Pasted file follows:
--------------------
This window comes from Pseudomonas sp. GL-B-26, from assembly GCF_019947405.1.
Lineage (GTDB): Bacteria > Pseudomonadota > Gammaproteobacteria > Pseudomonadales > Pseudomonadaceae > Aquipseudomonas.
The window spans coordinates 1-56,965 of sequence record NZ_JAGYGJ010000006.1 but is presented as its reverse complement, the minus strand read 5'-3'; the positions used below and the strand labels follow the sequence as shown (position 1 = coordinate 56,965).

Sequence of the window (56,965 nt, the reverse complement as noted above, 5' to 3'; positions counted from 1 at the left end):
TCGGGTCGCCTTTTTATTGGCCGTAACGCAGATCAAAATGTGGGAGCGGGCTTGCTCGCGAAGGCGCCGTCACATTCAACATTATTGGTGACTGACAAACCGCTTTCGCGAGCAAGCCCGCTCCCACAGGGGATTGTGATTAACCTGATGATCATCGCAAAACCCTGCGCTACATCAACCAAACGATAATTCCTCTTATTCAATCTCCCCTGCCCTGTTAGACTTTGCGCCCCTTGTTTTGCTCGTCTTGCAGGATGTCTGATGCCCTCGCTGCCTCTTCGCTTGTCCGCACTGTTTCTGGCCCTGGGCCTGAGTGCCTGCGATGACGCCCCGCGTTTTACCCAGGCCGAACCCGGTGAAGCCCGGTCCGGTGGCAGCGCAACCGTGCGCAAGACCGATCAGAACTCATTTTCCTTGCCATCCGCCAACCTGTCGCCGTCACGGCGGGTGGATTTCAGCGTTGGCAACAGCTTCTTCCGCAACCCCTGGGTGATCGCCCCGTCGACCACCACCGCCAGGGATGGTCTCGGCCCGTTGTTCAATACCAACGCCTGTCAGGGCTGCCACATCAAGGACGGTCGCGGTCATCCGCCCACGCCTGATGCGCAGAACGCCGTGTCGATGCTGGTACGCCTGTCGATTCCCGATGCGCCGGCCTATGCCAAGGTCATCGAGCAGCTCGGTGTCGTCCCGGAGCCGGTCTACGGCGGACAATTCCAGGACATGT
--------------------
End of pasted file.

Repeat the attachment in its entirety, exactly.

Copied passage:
This window comes from Pseudomonas sp. GL-B-26, from assembly GCF_019947405.1.
Lineage (GTDB): Bacteria > Pseudomonadota > Gammaproteobacteria > Pseudomonadales > Pseudomonadaceae > Aquipseudomonas.
The window spans coordinates 1-56,965 of sequence record NZ_JAGYGJ010000006.1 but is presented as its reverse complement, the minus strand read 5'-3'; the positions used below and the strand labels follow the sequence as shown (position 1 = coordinate 56,965).

Sequence of the window (56,965 nt, the reverse complement as noted above, 5' to 3'; positions counted from 1 at the left end):
TCGGGTCGCCTTTTTATTGGCCGTAACGCAGATCAAAATGTGGGAGCGGGCTTGCTCGCGAAGGCGCCGTCACATTCAACATTATTGGTGACTGACAAACCGCTTTCGCGAGCAAGCCCGCTCCCACAGGGGATTGTGATTAACCTGATGATCATCGCAAAACCCTGCGCTACATCAACCAAACGATAATTCCTCTTATTCAATCTCCCCTGCCCTGTTAGACTTTGCGCCCCTTGTTTTGCTCGTCTTGCAGGATGTCTGATGCCCTCGCTGCCTCTTCGCTTGTCCGCACTGTTTCTGGCCCTGGGCCTGAGTGCCTGCGATGACGCCCCGCGTTTTACCCAGGCCGAACCCGGTGAAGCCCGGTCCGGTGGCAGCGCAACCGTGCGCAAGACCGATCAGAACTCATTTTCCTTGCCATCCGCCAACCTGTCGCCGTCACGGCGGGTGGATTTCAGCGTTGGCAACAGCTTCTTCCGCAACCCCTGGGTGATCGCCCCGTCGACCACCACCGCCAGGGATGGTCTCGGCCCGTTGTTCAATACCAACGCCTGTCAGGGCTGCCACATCAAGGACGGTCGCGGTCATCCGCCCACGCCTGATGCGCAGAACGCCGTGTCGATGCTGGTACGCCTGTCGATTCCCGATGCGCCGGCCTATGCCAAGGTCATCGAGCAGCTCGGTGTCGTCCCGGAGCCGGTCTACGGCGGACAATTCCAGGACATGT